Wall Street banks and financial companies vulnerable to hackers from abroad are getting a helping hand in defense from the nation's top security officials.
The National Security Agency has been sharing key intelligence about foreign hackers with financial firms to help them combat cyberattacks, according to a story published yesterday by Reuters.
Citing interviews with U.S. officials, security experts, and defense industry executives, Reuters said that the effort is based on growing concerns in the U.S. over the damage that would result from financial sabotage. Envisioning several "worst-case scenarios," government officials point to the possibility of cybercriminals hacking into a bank's network to deactivate stock trading systems, generate crashes, transfer large funds, or even turn off ATMs.
Though banks have yet to by hit by such severe attacks, they have been under fire from hackers for years. But the latest cyberattacks have become more sophisticated and coordinated, notes Reuters. That's led security experts to point the finger at countries like China as backing the hackers amid fears that foreign hackers could take down networks and destroy data run by key financial companies.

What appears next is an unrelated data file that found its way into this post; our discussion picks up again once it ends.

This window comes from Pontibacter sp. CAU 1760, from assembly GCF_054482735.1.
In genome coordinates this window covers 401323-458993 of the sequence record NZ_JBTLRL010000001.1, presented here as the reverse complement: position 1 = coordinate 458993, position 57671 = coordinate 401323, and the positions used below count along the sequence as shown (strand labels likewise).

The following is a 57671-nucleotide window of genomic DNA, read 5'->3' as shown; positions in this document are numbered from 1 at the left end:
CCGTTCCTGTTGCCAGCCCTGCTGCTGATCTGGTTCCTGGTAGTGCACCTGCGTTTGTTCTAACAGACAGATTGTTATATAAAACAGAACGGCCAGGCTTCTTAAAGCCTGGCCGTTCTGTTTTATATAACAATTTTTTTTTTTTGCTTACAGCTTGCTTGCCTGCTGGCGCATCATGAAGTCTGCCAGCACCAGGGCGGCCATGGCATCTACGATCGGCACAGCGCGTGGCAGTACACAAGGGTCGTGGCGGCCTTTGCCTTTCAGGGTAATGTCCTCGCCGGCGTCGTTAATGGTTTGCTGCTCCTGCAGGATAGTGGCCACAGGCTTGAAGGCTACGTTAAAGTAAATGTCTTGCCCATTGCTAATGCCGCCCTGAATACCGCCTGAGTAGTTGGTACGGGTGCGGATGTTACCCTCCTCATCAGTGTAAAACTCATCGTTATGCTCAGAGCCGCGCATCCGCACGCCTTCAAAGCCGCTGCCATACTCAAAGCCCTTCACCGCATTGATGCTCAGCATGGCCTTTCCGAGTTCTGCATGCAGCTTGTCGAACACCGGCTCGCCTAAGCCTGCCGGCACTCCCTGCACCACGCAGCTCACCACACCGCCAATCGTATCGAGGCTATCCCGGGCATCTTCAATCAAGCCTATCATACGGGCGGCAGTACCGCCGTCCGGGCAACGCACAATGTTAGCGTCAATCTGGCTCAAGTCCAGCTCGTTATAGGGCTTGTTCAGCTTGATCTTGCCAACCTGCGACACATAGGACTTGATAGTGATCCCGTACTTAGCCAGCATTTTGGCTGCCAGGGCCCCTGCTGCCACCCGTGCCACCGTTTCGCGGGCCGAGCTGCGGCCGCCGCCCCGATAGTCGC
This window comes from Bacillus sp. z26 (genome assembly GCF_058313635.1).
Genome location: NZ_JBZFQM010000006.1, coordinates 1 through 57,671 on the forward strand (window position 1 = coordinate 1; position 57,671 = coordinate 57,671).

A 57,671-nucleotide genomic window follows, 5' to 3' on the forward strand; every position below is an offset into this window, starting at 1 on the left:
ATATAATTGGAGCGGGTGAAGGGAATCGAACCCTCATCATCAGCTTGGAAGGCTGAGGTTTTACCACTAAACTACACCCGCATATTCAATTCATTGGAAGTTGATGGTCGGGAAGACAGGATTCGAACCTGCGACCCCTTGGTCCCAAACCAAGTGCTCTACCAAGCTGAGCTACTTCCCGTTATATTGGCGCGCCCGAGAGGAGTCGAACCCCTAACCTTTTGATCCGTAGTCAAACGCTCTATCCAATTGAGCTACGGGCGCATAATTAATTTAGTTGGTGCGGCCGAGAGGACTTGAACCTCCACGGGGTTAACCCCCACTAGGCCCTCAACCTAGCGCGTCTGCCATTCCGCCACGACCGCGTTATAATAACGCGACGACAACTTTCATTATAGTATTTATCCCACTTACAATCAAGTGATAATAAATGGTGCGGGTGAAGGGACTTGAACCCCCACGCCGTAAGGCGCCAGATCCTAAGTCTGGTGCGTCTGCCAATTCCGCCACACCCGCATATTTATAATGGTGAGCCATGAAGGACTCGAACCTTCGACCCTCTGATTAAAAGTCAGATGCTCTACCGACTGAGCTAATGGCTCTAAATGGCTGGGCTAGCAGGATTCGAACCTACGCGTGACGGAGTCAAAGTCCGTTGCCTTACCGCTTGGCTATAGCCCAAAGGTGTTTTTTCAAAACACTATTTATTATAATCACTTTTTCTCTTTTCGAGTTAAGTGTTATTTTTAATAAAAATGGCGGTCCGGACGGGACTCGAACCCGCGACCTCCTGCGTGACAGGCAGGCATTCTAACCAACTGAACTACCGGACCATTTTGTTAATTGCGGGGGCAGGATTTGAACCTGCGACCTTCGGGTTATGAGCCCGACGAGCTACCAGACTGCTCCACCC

Earlier this year theinto last October's . An initial report determined that the attack did not impact the actual trading platform or any stock trades, but it wasn't clear if other areas of the network had been accessed.
A report cited by Reuters this month said that thethrough the exchange's Directors Desk software. Speaking with Reuters this past July, Nasdaq CEO Robert Greifeld said that "as we sit here, there are people trying to slam into our system every day," and added that his organization spends almost $1 billion each year on security alone.
NSA Director Keith Alexander told Reuters that his agency is looking into expanding a program in which it shares intelligence on malware with the defense industry to also include financial firms. Though government and the private sector have both made improvements at defending their network data, Alexander said that "tremendous vulnerabilities" still remain.